Degenkolb will want today’s stage desperately for the green jersey. I don’t see anyone beating him in the sprint.

Bundle August 31, 2012 at 10:58 am

What’s that hill with about 9km to go? Could someone jump out from there?

Jim August 31, 2012 at 11:50 am

Could be doubtful whether any other team helps out Argos-Shimano today. GC teams will want an easy day ahead of the next 3 days of mountain action. Take INRNG’s point about time and opportunity running out for other teams’ sprinters, but equally it can get to the point during a GT with a dominant sprinter where the other teams with sprinters just wont be prepared to put in any time on the front – let Argos-Shimano knock themselves out.

Today’s winner to come from a breakaway – please…all credit to Degenkolb but the sprint stages to date to date have been the dullest of any GT this year by a long shot.

Though crosswinds sound promising..:)

The Ladder August 31, 2012 at 1:34 pm

“all credit to Degenkolb but the sprint stages to date to date have been the dullest of any GT this year by a long shot.”

Hardly surprising, giving the parcours of the race. The top sprinters were never going to give this years Vuelta a look in.

Jim August 31, 2012 at 3:55 pm

Agree. And Degenkolb can only ride against the sprinters who turn up. It’s just I do like a good competitive sprint…

Jim August 31, 2012 at 4:00 pm

and I know that the Vuelta’s often the worst of the GTs for a real quality field of sprinters given all kinds of reasons…just me being greedy..:)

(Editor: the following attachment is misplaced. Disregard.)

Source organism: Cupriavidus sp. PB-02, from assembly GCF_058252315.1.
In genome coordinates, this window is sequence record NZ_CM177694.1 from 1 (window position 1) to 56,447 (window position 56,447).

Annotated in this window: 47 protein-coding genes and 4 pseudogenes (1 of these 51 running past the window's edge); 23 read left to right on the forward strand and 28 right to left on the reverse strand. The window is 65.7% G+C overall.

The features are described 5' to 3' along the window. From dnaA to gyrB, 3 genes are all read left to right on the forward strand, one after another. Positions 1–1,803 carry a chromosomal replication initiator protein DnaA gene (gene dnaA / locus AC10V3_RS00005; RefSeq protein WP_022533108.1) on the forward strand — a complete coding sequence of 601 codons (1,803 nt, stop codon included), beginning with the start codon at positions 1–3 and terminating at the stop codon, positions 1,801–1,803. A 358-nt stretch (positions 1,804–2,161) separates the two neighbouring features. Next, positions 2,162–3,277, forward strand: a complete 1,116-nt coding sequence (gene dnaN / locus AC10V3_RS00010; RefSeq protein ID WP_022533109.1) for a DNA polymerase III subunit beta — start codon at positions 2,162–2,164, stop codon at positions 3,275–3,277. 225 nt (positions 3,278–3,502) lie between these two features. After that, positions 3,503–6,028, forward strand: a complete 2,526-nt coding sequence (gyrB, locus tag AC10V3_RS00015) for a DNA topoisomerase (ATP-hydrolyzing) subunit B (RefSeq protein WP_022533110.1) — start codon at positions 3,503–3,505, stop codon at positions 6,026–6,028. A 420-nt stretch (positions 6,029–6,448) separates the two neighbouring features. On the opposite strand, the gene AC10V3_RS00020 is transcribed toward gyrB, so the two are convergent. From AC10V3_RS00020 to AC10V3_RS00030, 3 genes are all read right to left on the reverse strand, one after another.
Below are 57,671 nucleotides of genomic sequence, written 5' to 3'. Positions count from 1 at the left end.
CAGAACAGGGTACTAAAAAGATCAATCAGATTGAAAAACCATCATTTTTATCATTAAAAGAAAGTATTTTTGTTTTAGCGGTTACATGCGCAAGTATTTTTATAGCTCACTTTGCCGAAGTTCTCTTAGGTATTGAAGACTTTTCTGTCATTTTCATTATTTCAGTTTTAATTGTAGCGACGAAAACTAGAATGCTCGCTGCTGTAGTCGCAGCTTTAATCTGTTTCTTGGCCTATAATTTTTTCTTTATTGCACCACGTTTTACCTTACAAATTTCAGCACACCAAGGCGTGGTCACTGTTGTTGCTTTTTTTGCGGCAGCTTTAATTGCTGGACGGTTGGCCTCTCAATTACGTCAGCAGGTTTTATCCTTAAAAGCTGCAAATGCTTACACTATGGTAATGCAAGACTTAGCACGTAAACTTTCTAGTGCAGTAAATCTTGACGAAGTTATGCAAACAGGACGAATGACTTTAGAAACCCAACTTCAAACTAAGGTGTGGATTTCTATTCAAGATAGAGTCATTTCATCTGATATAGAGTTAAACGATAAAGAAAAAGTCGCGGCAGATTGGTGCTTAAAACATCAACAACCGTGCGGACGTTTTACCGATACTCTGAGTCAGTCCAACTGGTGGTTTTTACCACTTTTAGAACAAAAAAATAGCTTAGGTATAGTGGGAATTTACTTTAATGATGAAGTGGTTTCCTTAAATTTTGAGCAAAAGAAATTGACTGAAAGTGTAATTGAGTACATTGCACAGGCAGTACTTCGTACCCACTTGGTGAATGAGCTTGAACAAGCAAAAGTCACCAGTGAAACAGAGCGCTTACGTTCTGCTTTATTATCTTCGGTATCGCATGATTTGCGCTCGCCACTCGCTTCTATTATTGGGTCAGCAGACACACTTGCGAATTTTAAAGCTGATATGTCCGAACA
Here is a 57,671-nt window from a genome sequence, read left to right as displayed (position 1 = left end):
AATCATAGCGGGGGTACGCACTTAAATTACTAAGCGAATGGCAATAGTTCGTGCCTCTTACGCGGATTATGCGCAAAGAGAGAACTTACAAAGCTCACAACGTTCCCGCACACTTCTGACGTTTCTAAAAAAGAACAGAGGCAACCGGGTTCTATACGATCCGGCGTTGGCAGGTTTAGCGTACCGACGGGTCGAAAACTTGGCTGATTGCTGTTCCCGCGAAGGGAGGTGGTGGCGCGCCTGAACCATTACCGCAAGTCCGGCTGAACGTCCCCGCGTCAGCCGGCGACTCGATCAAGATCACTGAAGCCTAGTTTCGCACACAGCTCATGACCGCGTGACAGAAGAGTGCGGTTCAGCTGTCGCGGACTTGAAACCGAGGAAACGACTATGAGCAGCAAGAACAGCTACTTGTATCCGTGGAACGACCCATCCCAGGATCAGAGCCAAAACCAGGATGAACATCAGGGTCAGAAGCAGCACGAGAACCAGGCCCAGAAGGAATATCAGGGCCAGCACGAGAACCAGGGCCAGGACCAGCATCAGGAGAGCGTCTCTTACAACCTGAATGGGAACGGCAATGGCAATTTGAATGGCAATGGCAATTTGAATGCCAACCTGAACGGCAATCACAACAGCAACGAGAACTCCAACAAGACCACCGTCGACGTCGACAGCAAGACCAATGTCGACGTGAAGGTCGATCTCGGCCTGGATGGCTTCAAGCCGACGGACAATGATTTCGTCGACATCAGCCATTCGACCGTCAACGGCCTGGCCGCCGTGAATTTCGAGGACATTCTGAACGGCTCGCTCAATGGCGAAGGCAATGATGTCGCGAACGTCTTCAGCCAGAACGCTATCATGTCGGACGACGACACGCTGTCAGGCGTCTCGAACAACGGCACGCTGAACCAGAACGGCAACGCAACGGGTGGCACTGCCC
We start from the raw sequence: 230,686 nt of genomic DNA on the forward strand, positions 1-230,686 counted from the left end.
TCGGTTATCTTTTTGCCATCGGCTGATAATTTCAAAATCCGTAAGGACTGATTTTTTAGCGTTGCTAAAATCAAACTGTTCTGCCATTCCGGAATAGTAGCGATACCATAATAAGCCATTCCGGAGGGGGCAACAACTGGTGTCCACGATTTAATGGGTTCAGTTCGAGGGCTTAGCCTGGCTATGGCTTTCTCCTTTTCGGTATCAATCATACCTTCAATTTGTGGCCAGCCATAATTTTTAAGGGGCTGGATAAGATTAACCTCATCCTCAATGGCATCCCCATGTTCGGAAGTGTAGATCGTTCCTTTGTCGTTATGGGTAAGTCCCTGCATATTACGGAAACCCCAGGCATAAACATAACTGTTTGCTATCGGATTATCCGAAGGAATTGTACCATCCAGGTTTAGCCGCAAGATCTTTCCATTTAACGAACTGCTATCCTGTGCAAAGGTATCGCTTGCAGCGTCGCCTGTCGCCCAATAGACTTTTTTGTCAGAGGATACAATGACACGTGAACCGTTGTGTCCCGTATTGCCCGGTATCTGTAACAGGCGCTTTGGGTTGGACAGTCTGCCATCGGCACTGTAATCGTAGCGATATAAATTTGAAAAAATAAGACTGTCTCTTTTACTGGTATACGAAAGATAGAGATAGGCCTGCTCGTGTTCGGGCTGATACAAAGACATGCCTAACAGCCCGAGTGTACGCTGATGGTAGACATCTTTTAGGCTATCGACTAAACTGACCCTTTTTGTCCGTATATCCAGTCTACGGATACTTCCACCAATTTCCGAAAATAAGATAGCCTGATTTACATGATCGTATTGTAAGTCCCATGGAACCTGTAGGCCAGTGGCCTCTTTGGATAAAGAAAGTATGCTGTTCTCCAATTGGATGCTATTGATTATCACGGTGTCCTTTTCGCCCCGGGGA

The Ladder August 31, 2012 at 4:55 pm

I love the sprints too, but the action in the hills has made up for it for me. :)

S August 31, 2012 at 1:14 pm

Forgive the pendantry but Abdoujaparov was born on 28/02/64, not 26/02/64.

casualpedlar August 31, 2012 at 1:36 pm

Probably a good chance for the breakaway today with the big GC teams saving energy. Though might see BMC trying to close the gap to see if Gilbert can jump off the front.

Julius Kusuma August 31, 2012 at 2:06 pm

To earn his last green jersey in Paris in 1991, Abdou had to be placed precariously back on the saddle he just exited, and made to soft-pedal 50 meters to the line … that’s right: he crashed into the barrier on the last stage, but had earned enough points against a young Laurent Jalabert that Abdou only needed to roll across the finish line on his bike!

The Tashent Terror has no need to actually look where he is going when sprinting: he could drift across the entire sprinting boulevard even through he appeared to be steering straight ahead. Just watch his fantastic crash 1:20 into this video.

http://cyclingtime.com/en/2010/article/Djamolidine-Abdoujaparov

Jim August 31, 2012 at 3:58 pm

A few months ago, I met a retired sprinter who rode against Abdou…sounds a terrifying experience for all around him…

Sally August 31, 2012 at 5:56 pm

Today’s stage has made me very happy…! What a fantastic ride by Steve Cummings. Given the bad luck he’s had this year, cant think of anyone more deserving of the win